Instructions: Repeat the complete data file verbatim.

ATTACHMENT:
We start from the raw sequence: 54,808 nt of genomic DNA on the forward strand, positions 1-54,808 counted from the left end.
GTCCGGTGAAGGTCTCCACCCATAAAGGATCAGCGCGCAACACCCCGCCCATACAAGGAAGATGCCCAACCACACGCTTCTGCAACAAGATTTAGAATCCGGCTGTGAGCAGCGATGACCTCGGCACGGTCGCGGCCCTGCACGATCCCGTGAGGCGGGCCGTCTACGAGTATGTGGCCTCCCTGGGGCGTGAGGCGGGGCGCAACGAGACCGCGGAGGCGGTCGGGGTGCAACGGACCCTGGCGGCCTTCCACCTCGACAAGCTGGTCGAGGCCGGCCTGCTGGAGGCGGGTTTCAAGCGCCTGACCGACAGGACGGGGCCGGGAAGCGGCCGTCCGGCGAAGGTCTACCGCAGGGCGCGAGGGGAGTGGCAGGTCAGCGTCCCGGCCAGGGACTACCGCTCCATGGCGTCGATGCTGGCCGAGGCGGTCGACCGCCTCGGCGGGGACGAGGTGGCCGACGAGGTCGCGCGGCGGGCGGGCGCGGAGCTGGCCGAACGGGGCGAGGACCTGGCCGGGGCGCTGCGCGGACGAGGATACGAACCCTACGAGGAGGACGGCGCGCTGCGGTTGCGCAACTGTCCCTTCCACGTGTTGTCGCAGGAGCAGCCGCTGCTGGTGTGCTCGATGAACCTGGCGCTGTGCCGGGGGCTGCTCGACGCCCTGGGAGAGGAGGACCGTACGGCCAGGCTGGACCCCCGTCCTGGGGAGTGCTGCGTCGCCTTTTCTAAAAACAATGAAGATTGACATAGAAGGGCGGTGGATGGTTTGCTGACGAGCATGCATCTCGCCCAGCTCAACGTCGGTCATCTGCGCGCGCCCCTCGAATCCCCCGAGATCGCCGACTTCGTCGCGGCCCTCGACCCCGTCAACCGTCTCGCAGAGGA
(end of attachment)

We start from the raw sequence: 54,808 nt of genomic DNA on the forward strand, positions 1-54,808 counted from the left end.
GTCCGGTGAAGGTCTCCACCCATAAAGGATCAGCGCGCAACACCCCGCCCATACAAGGAAGATGCCCAACCACACGCTTCTGCAACAAGATTTAGAATCCGGCTGTGAGCAGCGATGACCTCGGCACGGTCGCGGCCCTGCACGATCCCGTGAGGCGGGCCGTCTACGAGTATGTGGCCTCCCTGGGGCGTGAGGCGGGGCGCAACGAGACCGCGGAGGCGGTCGGGGTGCAACGGACCCTGGCGGCCTTCCACCTCGACAAGCTGGTCGAGGCCGGCCTGCTGGAGGCGGGTTTCAAGCGCCTGACCGACAGGACGGGGCCGGGAAGCGGCCGTCCGGCGAAGGTCTACCGCAGGGCGCGAGGGGAGTGGCAGGTCAGCGTCCCGGCCAGGGACTACCGCTCCATGGCGTCGATGCTGGCCGAGGCGGTCGACCGCCTCGGCGGGGACGAGGTGGCCGACGAGGTCGCGCGGCGGGCGGGCGCGGAGCTGGCCGAACGGGGCGAGGACCTGGCCGGGGCGCTGCGCGGACGAGGATACGAACCCTACGAGGAGGACGGCGCGCTGCGGTTGCGCAACTGTCCCTTCCACGTGTTGTCGCAGGAGCAGCCGCTGCTGGTGTGCTCGATGAACCTGGCGCTGTGCCGGGGGCTGCTCGACGCCCTGGGAGAGGAGGACCGTACGGCCAGGCTGGACCCCCGTCCTGGGGAGTGCTGCGTCGCCTTTTCTAAAAACAATGAAGATTGACATAGAAGGGCGGTGGATGGTTTGCTGACGAGCATGCATCTCGCCCAGCTCAACGTCGGTCATCTGCGCGCGCCCCTCGAATCCCCCGAGATCGCCGACTTCGTCGCGGCCCTCGACCCCGTCAACCGTCTCGCAGAGGA